by Cyrus dos Santos
Central Connecticut State University men’s basketball coach Donyell Marshall, is a mentor to student athletes on and off the court. Marshall’s goal is to make the team feel like family, in addition to helping the Blue Devil’s improve their technique.
“Not only do I have to teach them the game of basketball, I have to teach them how to become men,” Marshall said.
“Not to say that their parents haven’t done that, but I think I’m an extension of that,” Marshall said.
Marshall, a 15 year National Basketball Association veteran, was drafted 4th overall out of UCONN by the Minnesota Timberwolves. During his time in the league, he played for 8 teams and finished with a .435 career field goal percentage. He ranks 302 for all-time points scored. Throughout his professional career, when it came to negative actions, Marshall stayed out of the public eye.
“I was never in the paper for nothing negative,” Marshall said.
“I think I’ve always been a good mentor to my own kids…I’m a role model, they’re all my kids, to me,” Marshall said.
“He takes us out to eat,” said Khalen Cumberlander, a senior on the team. “We went bowling last week,” he added, noting the many ways Marshall offers himself to his players. Cumberlander noted that he makes the men feel “that we’re family at the end of the day.”
“That’s the way we were at Connecticut,” Marshall said, referring to his time at UCONN under Coach Jim Calhoun. “We still see each other, we call each other,” he continued.
In the midst of a frustrating season, one of the team’s players suffered a loss in the family leading up to the Blue Devil’s game against Saint Francis University; Central’s first win in the Northeast Conference. Flowers were sent by the team to show their support.
“The first thing I said was, ‘This is our brother,’ ” Marshall said. “He’s going home to go through stuff, but you sent him on a high note,” Marshall continued.
“We preach the family atmosphere,” Marshall said, referring to recruiting players.
This was something he learned from his own experience in high school.
“I felt the sincerity in Coach Calhoun,” he remembered. “When he came to my house, he looked me in the eye the whole time.”
Marshall also noted that despite being a McDonald’s All-American player, Calhoun gave him no promise of a starting position; it was his genuineness that led Marshall to UCONN.
“When I recruit, that’s the way I try to recruit,” Marshall said.
Reflecting on the core of players he has now, Marshall’s commitment to the players extends beyond the twelve-man roster.
“We have the trust and belief of the parents,” he said.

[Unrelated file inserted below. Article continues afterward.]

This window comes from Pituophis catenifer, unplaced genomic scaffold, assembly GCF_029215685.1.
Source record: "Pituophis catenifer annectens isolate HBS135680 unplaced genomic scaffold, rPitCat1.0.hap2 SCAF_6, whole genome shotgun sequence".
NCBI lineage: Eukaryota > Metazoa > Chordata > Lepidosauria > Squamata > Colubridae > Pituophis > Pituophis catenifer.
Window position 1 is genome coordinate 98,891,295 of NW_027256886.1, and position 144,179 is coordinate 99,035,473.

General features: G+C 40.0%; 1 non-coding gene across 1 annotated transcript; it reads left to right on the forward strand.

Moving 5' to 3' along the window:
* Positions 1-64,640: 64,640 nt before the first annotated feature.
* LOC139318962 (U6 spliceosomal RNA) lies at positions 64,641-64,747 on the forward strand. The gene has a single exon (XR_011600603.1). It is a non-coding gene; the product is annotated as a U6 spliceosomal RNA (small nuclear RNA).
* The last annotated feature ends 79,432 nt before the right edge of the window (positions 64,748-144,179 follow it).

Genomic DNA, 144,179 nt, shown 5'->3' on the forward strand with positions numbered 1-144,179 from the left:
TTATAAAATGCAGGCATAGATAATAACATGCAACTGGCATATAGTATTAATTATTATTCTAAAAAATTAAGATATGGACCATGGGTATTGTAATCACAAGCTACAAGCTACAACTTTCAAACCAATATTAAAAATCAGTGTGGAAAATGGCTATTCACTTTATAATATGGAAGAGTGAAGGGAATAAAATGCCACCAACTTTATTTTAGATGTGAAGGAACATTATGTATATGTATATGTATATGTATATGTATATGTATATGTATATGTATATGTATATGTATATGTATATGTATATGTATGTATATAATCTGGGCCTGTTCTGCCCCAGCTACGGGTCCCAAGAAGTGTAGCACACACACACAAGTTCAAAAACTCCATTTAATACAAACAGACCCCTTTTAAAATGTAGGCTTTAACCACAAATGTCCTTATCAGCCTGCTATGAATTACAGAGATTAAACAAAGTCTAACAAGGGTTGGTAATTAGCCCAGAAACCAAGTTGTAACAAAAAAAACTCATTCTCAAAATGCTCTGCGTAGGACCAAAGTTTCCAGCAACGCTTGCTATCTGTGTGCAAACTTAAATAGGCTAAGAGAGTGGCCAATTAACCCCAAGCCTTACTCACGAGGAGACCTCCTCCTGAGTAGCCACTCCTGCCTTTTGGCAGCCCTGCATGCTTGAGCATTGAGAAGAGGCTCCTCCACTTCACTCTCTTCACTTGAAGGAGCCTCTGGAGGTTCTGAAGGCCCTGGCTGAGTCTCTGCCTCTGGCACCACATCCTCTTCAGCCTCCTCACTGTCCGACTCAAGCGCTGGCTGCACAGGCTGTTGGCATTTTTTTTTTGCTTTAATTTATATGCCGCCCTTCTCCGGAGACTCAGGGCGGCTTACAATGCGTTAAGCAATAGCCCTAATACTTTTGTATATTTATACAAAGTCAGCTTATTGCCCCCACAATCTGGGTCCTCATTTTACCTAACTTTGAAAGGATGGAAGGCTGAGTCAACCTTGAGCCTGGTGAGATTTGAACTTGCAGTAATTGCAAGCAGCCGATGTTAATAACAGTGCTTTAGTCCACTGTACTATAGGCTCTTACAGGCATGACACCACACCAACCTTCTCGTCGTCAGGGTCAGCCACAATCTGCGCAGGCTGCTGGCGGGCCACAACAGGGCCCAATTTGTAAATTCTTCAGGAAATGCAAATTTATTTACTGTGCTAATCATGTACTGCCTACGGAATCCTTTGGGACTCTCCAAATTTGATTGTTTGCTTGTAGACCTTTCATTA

“I guess it’s translated over,” Marshall added, “Because the crazy part is, after games when we lose, the first people who text me are the parents of the kids.”
Marshall recalled the comments he gets from parents including words of encouragement such as “Keep your head up coach” and “We still believe in you.”
“That always puts a smile back on your face. That you have the trust and belief of the parents,” Marshall said.
Marshall’s own sincerity is a by-product of the men he’s played for over the years. Though Calhoun’s style helps at the college level, there are others who’ve left their mark on Marshall.
“Jerry Sloan is probably my favorite NBA coach,” he noted.
The Blue Devil’s level of success this season is far from what fans may be looking for. But, Marshall is mindful, despite their 5-22 record, that there are signs of improvement.
“They were 351 last year,” Marshall said, concerning the team’s Ratings Percentage Index (RPI). CCSU is now 341, out of 351. “So, we jumped up ten spots,” Marshall said.
“You can look at the difference between this year and last year, the culture’s changing” said sophomore guard, Austin Nehls.
“If it was going to be easy, then everybody would be doing it,” said Marshall, referring to a motto they’ve adopted this season.
Last season, the Blue Devils finished with a 4-25 losing record.
“I’m a competitor,” said Marshall. “While I might have made a one game improvement, I’m not happy with myself,” Marshall continued.
“What did I do wrong in those games that we didn’t win,” he reflected.
As far as when fans can expect to see a significant change, Marshall stated that he didn’t want to put a time-table on it.
“Because for me, the competitiveness I have, next year I want to be better. Next year I want to get to the NCAA Tournament,” Marshall said.
“My time-table is always now,” said Marshall.